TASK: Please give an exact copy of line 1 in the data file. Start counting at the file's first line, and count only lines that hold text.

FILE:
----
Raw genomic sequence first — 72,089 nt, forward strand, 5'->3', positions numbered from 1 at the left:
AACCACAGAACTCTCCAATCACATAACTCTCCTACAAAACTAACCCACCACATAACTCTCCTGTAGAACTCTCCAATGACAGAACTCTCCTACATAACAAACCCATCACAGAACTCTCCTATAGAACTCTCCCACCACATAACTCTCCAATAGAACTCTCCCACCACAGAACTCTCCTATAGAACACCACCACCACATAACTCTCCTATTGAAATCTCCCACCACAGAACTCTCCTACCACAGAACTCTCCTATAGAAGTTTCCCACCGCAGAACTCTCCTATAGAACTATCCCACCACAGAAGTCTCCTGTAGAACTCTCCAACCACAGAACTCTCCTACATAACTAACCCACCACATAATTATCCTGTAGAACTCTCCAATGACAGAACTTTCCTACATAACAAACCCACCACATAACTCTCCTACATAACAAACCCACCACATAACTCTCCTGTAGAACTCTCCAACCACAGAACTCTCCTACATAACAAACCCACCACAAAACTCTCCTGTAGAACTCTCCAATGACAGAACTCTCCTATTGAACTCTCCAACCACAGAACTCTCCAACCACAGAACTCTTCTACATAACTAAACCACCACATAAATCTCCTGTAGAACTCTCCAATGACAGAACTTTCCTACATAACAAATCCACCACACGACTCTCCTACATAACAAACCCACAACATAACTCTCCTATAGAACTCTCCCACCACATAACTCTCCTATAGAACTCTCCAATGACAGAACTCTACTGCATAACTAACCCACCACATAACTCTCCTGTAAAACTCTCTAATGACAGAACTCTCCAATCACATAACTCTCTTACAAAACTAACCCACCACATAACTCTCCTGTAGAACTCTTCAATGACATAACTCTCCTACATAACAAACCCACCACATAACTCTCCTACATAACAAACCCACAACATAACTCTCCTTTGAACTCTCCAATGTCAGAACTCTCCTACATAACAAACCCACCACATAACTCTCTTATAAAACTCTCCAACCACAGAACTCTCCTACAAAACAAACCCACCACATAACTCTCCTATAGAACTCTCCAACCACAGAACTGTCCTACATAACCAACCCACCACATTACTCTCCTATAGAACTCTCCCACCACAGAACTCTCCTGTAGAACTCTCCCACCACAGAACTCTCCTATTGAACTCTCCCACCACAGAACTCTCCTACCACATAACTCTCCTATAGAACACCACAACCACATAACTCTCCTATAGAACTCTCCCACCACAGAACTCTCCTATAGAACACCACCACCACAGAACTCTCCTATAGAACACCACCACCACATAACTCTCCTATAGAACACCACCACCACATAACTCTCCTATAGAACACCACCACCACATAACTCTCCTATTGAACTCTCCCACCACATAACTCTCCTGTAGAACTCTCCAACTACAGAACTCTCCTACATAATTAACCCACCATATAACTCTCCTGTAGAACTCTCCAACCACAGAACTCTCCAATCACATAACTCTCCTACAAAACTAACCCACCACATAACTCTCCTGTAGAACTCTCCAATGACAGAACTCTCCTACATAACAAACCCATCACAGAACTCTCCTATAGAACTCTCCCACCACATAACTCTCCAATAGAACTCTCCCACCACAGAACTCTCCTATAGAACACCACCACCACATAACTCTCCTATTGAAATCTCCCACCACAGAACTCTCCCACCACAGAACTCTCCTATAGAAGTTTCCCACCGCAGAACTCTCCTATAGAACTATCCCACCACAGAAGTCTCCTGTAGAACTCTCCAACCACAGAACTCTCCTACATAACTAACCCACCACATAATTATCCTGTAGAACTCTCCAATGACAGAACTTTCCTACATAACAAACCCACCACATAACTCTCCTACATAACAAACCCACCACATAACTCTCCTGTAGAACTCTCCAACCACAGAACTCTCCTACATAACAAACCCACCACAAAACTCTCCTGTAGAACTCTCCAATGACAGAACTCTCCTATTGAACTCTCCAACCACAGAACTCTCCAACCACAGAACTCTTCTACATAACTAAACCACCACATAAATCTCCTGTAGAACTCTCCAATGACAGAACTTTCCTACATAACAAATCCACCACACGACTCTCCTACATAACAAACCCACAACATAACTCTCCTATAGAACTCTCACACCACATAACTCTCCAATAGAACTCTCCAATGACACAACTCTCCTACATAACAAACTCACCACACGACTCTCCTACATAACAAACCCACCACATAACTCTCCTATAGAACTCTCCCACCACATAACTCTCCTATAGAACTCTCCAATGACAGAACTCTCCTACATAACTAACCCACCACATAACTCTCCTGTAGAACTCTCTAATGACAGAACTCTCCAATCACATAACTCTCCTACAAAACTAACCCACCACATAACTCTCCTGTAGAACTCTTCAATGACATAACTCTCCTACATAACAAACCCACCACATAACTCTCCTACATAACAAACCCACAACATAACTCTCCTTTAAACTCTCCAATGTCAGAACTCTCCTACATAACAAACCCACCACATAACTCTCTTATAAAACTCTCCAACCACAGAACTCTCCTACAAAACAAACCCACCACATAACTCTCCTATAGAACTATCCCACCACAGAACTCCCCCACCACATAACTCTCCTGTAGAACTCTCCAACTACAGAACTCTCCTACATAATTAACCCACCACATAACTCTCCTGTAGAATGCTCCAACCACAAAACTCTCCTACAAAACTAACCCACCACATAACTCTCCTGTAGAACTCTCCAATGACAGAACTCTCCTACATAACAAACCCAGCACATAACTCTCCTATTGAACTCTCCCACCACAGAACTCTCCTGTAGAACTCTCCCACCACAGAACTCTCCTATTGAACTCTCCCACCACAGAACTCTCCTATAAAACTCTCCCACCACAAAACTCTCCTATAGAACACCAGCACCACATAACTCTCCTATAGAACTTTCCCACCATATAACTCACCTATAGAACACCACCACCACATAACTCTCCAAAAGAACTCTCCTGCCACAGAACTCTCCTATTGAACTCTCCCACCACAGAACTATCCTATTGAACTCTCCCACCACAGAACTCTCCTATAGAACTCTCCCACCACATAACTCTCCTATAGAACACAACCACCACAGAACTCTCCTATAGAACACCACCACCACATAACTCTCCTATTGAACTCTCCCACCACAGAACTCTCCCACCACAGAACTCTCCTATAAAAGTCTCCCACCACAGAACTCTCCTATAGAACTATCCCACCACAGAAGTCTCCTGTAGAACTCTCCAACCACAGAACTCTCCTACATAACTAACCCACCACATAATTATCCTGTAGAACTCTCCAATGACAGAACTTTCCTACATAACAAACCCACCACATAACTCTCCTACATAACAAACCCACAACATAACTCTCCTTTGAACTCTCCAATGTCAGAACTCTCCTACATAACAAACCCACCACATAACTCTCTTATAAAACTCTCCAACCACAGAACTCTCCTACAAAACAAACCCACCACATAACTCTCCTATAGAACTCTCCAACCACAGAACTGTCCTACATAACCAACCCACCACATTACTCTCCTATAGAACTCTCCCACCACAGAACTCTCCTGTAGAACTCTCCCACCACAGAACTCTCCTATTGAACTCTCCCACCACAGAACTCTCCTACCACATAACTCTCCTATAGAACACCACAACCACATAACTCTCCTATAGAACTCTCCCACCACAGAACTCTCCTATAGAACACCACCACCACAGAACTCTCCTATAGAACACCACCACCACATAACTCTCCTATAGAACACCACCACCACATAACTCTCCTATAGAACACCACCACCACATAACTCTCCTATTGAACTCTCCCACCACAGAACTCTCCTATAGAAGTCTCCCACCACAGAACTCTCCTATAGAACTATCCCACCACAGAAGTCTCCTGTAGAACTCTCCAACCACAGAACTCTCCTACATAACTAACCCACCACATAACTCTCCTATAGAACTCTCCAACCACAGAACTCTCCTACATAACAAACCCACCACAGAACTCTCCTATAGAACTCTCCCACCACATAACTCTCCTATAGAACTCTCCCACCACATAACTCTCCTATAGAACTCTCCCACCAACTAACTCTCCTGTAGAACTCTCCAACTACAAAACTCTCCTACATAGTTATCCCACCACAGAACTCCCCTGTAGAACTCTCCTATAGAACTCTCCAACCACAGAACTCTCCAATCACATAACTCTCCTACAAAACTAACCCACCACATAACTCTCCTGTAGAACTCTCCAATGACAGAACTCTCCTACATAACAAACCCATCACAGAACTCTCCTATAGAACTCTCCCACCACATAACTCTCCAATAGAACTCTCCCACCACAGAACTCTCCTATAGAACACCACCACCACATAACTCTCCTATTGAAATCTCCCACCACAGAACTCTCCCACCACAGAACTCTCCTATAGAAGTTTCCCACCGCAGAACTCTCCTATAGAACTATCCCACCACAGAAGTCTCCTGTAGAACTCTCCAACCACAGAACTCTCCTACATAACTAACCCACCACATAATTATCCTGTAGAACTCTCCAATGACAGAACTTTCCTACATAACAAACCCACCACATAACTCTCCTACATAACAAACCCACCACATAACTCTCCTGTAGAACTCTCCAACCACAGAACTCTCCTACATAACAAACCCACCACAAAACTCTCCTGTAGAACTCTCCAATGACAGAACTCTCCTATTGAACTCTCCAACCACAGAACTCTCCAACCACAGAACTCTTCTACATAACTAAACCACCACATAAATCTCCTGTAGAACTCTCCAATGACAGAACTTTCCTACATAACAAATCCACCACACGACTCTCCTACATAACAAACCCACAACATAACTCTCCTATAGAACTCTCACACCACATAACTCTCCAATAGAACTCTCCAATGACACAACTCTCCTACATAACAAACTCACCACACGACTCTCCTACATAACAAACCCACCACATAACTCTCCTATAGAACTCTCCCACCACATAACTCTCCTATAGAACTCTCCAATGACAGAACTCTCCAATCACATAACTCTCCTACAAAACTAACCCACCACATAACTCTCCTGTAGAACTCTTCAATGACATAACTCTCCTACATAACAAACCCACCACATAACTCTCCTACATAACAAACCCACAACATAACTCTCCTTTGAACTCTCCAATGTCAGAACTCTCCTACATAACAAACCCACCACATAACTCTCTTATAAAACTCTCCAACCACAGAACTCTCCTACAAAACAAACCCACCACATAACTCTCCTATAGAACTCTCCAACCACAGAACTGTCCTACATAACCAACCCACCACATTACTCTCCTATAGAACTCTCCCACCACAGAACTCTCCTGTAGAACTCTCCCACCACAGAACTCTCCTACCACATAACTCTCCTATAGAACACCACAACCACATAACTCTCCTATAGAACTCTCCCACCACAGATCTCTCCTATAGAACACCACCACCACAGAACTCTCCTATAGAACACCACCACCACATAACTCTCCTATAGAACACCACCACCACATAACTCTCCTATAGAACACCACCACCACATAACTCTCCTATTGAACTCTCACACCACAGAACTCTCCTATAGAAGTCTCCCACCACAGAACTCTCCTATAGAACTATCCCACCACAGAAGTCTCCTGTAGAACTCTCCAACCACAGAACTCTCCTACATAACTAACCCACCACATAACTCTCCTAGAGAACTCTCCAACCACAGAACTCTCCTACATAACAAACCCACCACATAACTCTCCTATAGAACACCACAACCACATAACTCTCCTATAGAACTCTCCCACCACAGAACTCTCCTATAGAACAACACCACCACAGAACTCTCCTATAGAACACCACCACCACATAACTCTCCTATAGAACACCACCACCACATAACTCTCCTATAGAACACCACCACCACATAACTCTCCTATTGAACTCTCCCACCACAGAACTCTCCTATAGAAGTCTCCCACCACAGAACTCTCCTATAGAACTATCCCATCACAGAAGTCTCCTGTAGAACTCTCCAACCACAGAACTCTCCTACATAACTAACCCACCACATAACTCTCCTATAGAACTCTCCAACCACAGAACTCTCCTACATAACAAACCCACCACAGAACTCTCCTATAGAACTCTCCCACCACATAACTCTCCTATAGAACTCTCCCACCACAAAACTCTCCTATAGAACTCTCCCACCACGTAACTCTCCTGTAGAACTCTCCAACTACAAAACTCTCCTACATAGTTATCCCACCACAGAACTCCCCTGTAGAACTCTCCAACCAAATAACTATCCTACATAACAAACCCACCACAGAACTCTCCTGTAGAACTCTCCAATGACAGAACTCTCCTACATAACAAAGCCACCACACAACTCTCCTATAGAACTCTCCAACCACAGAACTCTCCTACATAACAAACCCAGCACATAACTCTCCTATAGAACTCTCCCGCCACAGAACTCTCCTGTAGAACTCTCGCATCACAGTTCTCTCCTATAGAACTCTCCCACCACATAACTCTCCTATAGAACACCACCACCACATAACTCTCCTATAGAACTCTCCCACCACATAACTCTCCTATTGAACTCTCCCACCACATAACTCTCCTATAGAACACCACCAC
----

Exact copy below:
Raw genomic sequence first — 72,089 nt, forward strand, 5'->3', positions numbered from 1 at the left: